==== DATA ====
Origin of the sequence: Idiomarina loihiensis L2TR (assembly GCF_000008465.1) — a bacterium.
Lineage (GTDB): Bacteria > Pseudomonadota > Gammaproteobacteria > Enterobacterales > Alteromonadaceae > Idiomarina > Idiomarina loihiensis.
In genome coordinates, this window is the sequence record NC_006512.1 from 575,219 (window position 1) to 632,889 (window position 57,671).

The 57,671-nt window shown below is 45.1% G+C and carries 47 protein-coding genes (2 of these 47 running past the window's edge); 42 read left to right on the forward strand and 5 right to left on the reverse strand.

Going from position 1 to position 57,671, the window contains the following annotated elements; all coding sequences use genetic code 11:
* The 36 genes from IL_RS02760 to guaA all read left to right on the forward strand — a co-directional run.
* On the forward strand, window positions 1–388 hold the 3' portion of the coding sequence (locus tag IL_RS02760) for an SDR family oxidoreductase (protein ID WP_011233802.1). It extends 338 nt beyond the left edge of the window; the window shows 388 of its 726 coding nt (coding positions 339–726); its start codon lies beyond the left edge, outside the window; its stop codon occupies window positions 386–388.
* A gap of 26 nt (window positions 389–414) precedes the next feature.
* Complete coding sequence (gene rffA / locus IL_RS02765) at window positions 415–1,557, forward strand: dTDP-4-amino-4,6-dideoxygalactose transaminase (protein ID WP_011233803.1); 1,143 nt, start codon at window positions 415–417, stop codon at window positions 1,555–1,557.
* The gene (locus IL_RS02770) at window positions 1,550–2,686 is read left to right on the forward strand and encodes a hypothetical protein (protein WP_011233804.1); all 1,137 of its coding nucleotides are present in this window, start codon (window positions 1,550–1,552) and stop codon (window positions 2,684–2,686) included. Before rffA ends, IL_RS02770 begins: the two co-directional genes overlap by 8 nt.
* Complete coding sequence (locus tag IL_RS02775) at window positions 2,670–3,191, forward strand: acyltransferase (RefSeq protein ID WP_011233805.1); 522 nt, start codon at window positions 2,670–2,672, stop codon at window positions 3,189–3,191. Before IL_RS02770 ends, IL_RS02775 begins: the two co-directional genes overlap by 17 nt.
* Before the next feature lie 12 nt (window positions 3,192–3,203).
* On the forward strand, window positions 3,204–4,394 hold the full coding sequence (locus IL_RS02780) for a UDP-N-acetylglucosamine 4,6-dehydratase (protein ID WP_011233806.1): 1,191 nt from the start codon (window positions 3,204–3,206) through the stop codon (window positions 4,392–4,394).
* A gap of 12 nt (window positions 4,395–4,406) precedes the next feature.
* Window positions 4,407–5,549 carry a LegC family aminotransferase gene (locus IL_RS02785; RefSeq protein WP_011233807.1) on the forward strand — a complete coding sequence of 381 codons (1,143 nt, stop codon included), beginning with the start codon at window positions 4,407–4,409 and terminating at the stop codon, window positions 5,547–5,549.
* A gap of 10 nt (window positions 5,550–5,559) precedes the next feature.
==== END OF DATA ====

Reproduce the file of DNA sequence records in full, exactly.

Origin of the sequence: Idiomarina loihiensis L2TR (assembly GCF_000008465.1) — a bacterium.
Lineage (GTDB): Bacteria > Pseudomonadota > Gammaproteobacteria > Enterobacterales > Alteromonadaceae > Idiomarina > Idiomarina loihiensis.
In genome coordinates, this window is the sequence record NC_006512.1 from 575,219 (window position 1) to 632,889 (window position 57,671).

The 57,671-nt window shown below is 45.1% G+C and carries 47 protein-coding genes (2 of these 47 running past the window's edge); 42 read left to right on the forward strand and 5 right to left on the reverse strand.

Going from position 1 to position 57,671, the window contains the following annotated elements; all coding sequences use genetic code 11:
* The 36 genes from IL_RS02760 to guaA all read left to right on the forward strand — a co-directional run.
* On the forward strand, window positions 1–388 hold the 3' portion of the coding sequence (locus tag IL_RS02760) for an SDR family oxidoreductase (protein ID WP_011233802.1). It extends 338 nt beyond the left edge of the window; the window shows 388 of its 726 coding nt (coding positions 339–726); its start codon lies beyond the left edge, outside the window; its stop codon occupies window positions 386–388.
* A gap of 26 nt (window positions 389–414) precedes the next feature.
* Complete coding sequence (gene rffA / locus IL_RS02765) at window positions 415–1,557, forward strand: dTDP-4-amino-4,6-dideoxygalactose transaminase (protein ID WP_011233803.1); 1,143 nt, start codon at window positions 415–417, stop codon at window positions 1,555–1,557.
* The gene (locus IL_RS02770) at window positions 1,550–2,686 is read left to right on the forward strand and encodes a hypothetical protein (protein WP_011233804.1); all 1,137 of its coding nucleotides are present in this window, start codon (window positions 1,550–1,552) and stop codon (window positions 2,684–2,686) included. Before rffA ends, IL_RS02770 begins: the two co-directional genes overlap by 8 nt.
* Complete coding sequence (locus tag IL_RS02775) at window positions 2,670–3,191, forward strand: acyltransferase (RefSeq protein ID WP_011233805.1); 522 nt, start codon at window positions 2,670–2,672, stop codon at window positions 3,189–3,191. Before IL_RS02770 ends, IL_RS02775 begins: the two co-directional genes overlap by 17 nt.
* Before the next feature lie 12 nt (window positions 3,192–3,203).
* On the forward strand, window positions 3,204–4,394 hold the full coding sequence (locus IL_RS02780) for a UDP-N-acetylglucosamine 4,6-dehydratase (protein ID WP_011233806.1): 1,191 nt from the start codon (window positions 3,204–3,206) through the stop codon (window positions 4,392–4,394).
* A gap of 12 nt (window positions 4,395–4,406) precedes the next feature.
* Window positions 4,407–5,549 carry a LegC family aminotransferase gene (locus IL_RS02785; RefSeq protein WP_011233807.1) on the forward strand — a complete coding sequence of 381 codons (1,143 nt, stop codon included), beginning with the start codon at window positions 4,407–4,409 and terminating at the stop codon, window positions 5,547–5,549.
* A gap of 10 nt (window positions 5,550–5,559) precedes the next feature.